Example 13 Sn1.0Ag1.0Cu0.03Pd0.001Te0.15Ge 6.3
Example 14 Electric furnace Sn1.0Ag1.0Cu0.03Pd0.001Te 11.5
Example 15 Sn1.0Ag1.0Cu0.03Pd0.001Te0.01Co 11.2
Example 16 Sn1.0Ag1.0Cu0.03Pd0.001Te0.01Ru 12.7
Example 17 Sn1.0Ag1.0Cu0.03Pd0.001Te0.01Rh 12.3
Example 18 Sn1.0Ag1.0Cu0.03Pd0.001Te0.01La 7.6
Example 19 Sn1.0Ag1.0Cu0.03Pd0.001Te0.01Ce 8.1
Example 20 Sn1.0Ag1.0Cu0.03Pd0.001Te0.01Ge 8.3

As shown in Table 4 above, the difference in segregation ratio was clear depending on the methods for manufacturing the lead-free solder alloys and the additional elements. First, the alloys of Examples 1-13 manufactured in the high-frequency vacuum induction furnace showed a decrease in segregation ratio of more than about 50% compared to the alloys of Examples 14-20 prepared in the electric furnace. Namely, a superfluous reaction of tin with oxygen to form tin oxide (SnO2) was inhibited, while the change in the contents of the other elements was low, leading to a decrease in segregation ratio.

Moreover, in the alloys containing 0.1 wt % of each of ruthenium (Ru), rhodium (Rh), lanthanum (La), cerium (Ce) and germanium (Ge), the alloys of Examples 2, 4, 6, 8, 10 and 12 manufactured in the high-frequency vacuum induction furnace showed a decrease in segregation ratio of about 100%, and the alloys of Examples 15-20 manufactured in the electric furnace showed a decrease in segregation ratio of about 20%. However, in the case of Examples 3, 5, 7, 9, 11 and 13 containing 0.15 wt % of each of each of ruthenium (Ru), rhodium (Rh), lanthanum (La), cerium (Ce) and germanium (Ge), the tendency to react with external oxygen to form oxides was greater than the action to reduce oxides in the alloys, leading to a small increase in segregation ratio.

Accordingly, it can be seen that it is preferable to manufacture alloys using the high-frequency vacuum induction furnace and it is more preferable to add each of ruthenium (Ru), rhodium (Rh), lanthanum (La), cerium (Ce) and germanium (Ge) in an amount of 0.001-0.1 wt %.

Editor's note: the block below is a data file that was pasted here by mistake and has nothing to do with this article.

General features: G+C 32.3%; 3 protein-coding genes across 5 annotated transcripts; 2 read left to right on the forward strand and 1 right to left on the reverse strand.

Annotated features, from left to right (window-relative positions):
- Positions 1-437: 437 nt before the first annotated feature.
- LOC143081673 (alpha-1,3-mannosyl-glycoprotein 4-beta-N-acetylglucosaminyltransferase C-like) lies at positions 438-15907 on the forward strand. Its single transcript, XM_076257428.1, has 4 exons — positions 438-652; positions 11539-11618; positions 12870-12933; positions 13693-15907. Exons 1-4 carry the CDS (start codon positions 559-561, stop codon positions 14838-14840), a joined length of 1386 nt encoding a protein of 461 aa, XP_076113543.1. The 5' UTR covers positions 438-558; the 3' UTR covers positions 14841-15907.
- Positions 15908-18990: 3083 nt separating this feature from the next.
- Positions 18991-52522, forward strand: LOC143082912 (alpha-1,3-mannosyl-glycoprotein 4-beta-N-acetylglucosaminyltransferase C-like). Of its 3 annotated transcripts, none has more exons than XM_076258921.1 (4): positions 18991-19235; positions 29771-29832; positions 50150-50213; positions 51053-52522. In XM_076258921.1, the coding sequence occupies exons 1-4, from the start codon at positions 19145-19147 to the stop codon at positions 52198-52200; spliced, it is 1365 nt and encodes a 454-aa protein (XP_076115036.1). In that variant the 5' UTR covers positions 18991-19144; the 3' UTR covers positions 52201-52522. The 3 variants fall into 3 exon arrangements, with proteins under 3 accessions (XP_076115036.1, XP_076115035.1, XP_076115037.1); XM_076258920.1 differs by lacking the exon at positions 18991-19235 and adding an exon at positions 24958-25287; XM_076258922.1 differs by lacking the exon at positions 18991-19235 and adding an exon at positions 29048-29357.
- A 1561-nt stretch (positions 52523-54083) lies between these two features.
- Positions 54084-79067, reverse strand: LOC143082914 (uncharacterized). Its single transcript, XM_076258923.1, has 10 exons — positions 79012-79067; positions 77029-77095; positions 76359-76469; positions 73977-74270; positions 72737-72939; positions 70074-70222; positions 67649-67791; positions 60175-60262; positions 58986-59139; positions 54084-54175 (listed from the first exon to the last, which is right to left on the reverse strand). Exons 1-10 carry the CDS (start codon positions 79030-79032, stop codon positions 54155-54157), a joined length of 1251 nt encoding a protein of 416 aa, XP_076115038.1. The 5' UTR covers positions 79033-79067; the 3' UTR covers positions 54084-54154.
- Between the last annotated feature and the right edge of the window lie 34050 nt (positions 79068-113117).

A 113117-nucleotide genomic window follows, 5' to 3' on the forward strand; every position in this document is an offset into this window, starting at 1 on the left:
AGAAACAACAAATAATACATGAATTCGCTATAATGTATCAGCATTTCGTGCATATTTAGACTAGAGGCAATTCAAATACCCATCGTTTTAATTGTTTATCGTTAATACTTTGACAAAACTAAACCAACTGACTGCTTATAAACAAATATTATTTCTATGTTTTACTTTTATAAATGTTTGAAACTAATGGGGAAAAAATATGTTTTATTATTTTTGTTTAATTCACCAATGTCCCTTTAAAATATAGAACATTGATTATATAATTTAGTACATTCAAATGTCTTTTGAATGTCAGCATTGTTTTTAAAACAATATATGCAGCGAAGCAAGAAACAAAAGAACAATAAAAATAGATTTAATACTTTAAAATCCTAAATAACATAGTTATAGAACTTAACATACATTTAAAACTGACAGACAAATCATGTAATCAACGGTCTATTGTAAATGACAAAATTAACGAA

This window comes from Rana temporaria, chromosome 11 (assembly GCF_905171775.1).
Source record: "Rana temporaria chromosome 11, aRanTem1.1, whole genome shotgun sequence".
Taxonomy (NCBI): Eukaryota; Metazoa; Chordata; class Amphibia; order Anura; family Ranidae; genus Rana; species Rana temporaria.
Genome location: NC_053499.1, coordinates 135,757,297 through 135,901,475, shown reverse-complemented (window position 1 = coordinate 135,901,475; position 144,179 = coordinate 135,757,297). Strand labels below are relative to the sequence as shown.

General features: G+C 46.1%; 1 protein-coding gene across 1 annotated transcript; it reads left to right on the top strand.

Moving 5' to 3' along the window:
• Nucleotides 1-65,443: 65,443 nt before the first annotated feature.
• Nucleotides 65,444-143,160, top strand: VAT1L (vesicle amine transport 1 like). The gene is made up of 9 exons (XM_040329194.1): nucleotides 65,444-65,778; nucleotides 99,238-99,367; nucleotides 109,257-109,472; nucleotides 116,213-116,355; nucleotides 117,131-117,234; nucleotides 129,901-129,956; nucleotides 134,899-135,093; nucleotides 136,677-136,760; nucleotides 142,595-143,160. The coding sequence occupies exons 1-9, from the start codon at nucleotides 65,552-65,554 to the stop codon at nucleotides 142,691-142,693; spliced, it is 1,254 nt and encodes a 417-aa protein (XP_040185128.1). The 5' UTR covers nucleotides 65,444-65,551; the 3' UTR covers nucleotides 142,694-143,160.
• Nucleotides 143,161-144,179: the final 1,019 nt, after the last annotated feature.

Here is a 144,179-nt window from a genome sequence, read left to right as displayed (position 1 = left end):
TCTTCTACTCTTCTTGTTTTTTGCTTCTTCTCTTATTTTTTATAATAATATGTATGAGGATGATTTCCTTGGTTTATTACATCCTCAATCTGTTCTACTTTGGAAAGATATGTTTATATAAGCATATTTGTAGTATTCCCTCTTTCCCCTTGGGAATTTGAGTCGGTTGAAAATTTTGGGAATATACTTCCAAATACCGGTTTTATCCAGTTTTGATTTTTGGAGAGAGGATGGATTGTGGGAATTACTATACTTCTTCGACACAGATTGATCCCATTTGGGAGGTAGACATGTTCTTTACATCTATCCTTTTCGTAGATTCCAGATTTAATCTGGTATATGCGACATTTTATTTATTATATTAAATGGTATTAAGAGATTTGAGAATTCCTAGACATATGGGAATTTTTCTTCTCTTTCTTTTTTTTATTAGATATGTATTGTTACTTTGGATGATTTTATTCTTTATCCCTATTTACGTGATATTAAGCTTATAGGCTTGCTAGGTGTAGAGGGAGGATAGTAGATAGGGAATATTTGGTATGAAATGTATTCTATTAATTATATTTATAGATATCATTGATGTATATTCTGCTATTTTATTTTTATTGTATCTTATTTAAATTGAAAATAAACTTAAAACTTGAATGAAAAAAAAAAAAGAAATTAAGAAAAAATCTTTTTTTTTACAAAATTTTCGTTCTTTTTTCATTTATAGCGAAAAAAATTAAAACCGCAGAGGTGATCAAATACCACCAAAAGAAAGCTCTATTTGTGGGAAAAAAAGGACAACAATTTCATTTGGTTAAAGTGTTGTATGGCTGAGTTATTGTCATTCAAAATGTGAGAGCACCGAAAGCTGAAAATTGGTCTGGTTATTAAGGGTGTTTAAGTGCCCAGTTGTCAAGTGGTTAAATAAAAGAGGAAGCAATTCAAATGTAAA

Evaluation of Workability (Yield) in the Manufacture of Solder Balls

In order to evaluate workability in the manufacture of solder balls for the alloys manufactured in Examples 1-13 and Examples 14-20, the solder bars used in the measurement of segregation ratio were used. Using a pulsated atomization process (PAP), 1000 g of each of the alloys was sprayed through a nozzle having a diameter of 0.2 mm, thus preparing a solder ball having a diameter of 0.450.01 mm. Yield was calculated based on the weight of the prepared solder balls, and the calculated results are shown in Table 5 below.

TABLE 5
Manufacturing method Composition Ball size (mm) Yield (%)
Example 1 High-frequency vacuum Sn1.0Ag1.0Cu0.03Pd0.001Te 0.45 89.2
Example 2 induction furnace Sn1.0Ag1.0Cu0.03Pd0.001Te0.01Co 87.5
Example 3 Sn1.0Ag1.0Cu0.03Pd0.001Te0.15Co 93.6
Example 4 Sn1.0Ag1.0Cu0.03Pd0.001Te0.01Ru 85.9
Example 5 Sn1.0Ag1.0Cu0.03Pd0.001Te0.15Ru 87.2
Example 6 Sn1.0Ag1.0Cu0.03Pd0.001Te0.01Rh 91.1
Example 7 Sn1.0Ag1.0Cu0.03Pd0.001Te0.15Rh 88.2
Example 8 Sn1.0Ag1.0Cu0.03Pd0.001Te0.01La 90.5
Example 9 Sn1.0Ag1.0Cu0.03Pd0.001Te0.15La 75.9
Example 10 Sn1.0Ag1.0Cu0.03Pd0.001Te0.01Ce 91.6
Example 11 Sn1.0Ag1.0Cu0.03Pd0.001Te0.15Ce 79.5
Example 12 Sn1.0Ag1.0Cu0.03Pd0.001Te0.01Ge 90.1
Example 13 Sn1.0Ag1.0Cu0.03Pd0.001Te0.15Ge 76.8
Example 14 Electric furnace Sn1.0Ag1.0Cu0.03Pd0.001Te 70.2
Example 15 Sn1.0Ag1.0Cu0.03Pd0.001Te0.01Co 71.0
Example 16 Sn1.0Ag1.0Cu0.03Pd0.001Te0.01Ru 68.2
Example 17 Sn1.0Ag1.0Cu0.03Pd0.001Te0.01Rh 69.8
Example 18 Sn1.0Ag1.0Cu0.03Pd0.001Te0.01La 78.2
Example 19 Sn1.0Ag1.0Cu0.03Pd0.001Te0.01Ce 77.5
Example 20 Sn1.0Ag1.0Cu0.03Pd0.001Te0.01Ge 75.5

As shown in Table 5, it was observed that the segregation ratio and oxide content in the manufacture of the alloys influenced the total solder ball manufacture yield. First, the alloys of Examples 1-13 manufactured in the high-frequency vacuum induction furnace showed an approximate increase in yield of more than 20% compared to the alloys of Examples 14-20 manufactured in the electric furnace.